04 Feb 2016 16:09 IST

Addressing transfer pricing issues

IT law ensures that profits from global deals are retained in the country but other issues persist

In 2001, India became the third developing country to introduce Transfer Pricing Regulations in its income-tax law, mainly to ensure that corporates do not shift profits from India to other countries, an act that could be perceived as tax avoidance. Accordingly, the Finance Act, 2001 introduced transfer pricing regulations building on the Organisation for Economic Co-operation and Development (OECD) Guidelines, which describes the various transfer pricing methods, transfer pricing documentation requirements and also contains the penal provisions for non-compliance.

What is Transfer Pricing?

When two related parties enter into any transaction, the price at which they undertake their transaction is called “transfer price”. Transfer pricing regulations require that this transfer price be at arm’s length (i.e. price at which third party dealing would take place). Let’s take an illustration to understand this further:

Party A (a tax-paying manufacturer), sells goods to B (a related party and distributor) at ₹100. Similarly, these goods are sold by A to C (a third party), also a distributor, at ₹95. In such a case, since the transfer price (₹100) is higher than the arm’s length price (₹95), this transaction would be at arm’s length.

In the above example, if the goods are sold to C at ₹110, since the transfer price (₹100) is lower than the arm’s length price (₹110), this transaction would not be at arm’s length.

Understanding the basics

The transfer pricing regulations prescribe that income arising from “international transactions” between “associated enterprises” should be computed having regard to the “arm’s length price”. Therefore, for applicability of transfer pricing regulations, the income needs to be chargeable to tax in India.

An international transaction could be a transaction between two or more associated enterprises involving a sale, a purchase or lease of tangible or intangible property, a provision of services, cost-sharing arrangements, lending or borrowing of money, or any other transaction that adds to the profits, income, losses or assets of an enterprise.

An associated enterprise is one that participates, directly or indirectly, in the management, control or capital of the other enterprise, in relation to another enterprise. The transfer pricing regulations also provide certain specific parameters for two enterprises to be considered associated enterprises.

The arm’s length price is the price that is applied, or proposed to be applied, to transactions between persons other than an associate enterprise in uncontrolled comparable conditions.

Additionally, effective financial year 2012-13, transfer pricing regulations were extended to transactions with certain related domestic parties, if the transaction value exceeds ₹200 million (₹20 crore). These transactions would primarily include expenditure with respect to deduction claimed while computing profit and gains of business or profession and businesses eligible for profit-linked tax incentive.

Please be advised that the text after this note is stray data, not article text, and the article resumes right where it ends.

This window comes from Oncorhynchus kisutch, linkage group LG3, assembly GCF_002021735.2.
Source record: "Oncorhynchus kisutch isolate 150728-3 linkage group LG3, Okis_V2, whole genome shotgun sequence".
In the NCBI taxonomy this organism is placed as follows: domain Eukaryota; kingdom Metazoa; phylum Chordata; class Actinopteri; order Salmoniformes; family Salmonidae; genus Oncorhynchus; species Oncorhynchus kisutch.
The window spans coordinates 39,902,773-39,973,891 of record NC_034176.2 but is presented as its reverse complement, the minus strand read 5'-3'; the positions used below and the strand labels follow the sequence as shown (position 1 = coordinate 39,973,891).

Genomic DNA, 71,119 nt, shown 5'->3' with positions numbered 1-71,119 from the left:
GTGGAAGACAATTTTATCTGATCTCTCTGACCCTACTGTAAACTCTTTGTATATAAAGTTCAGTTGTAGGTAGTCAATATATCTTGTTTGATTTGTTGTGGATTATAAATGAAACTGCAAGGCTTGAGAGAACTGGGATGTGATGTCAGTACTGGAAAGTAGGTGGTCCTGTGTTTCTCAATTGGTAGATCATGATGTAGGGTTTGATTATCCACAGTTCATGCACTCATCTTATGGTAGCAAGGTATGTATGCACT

The transfer pricing regulations prescribe that the arm’s length price has to be determined based on any of the following methods:

~~ Comparable Uncontrolled Price method;

~~ Resale Price method;

~~ Cost Plus method;

~~ Profit Split method;

~~ Transactional Net Margin method; or

~~ Other method – as notified by the Central Board of Direct Taxes.

Transfer pricing documentation

Taxpayers whose aggregate value of international transactions exceeds ₹10 million (₹1 crore), and in case of domestic transactions exceed ₹200 million (₹20 crore), are required to maintain contemporaneous documentation to demonstrate that the transactions are at arm’s length.

One such document is an ‘Accountant’s Report’, which is a certificate issued by an independent accountant. It provides details of the taxpayers international and domestic transactions with its associated enterprises , and also details the method used to determine the arm’s length price and whether such transactions were at arm’s length or not. This report has to be furnished by the taxpayer within the due date of filing the income-tax return. In the case of non-compliance, stringent penalties are levied.

Transfer pricing litigation

Today, transfer pricing is among the most important international tax issues affecting corporates. In the last decade, India has witnessed a large number of transfer pricing adjustments, and most taxpayers are settling cases at a higher appellate level. Their main concern is the delayed redressal mechanism, which has been the cause for continued uncertainty.

Corporates are also increasingly adopting dispute resolution mechanisms such as a Mutual Agreement Procedure or Advance Pricing Arrangements. These mechanisms go a long way in reducing the litigation, and consequently provide taxpayers a sense of certainty.

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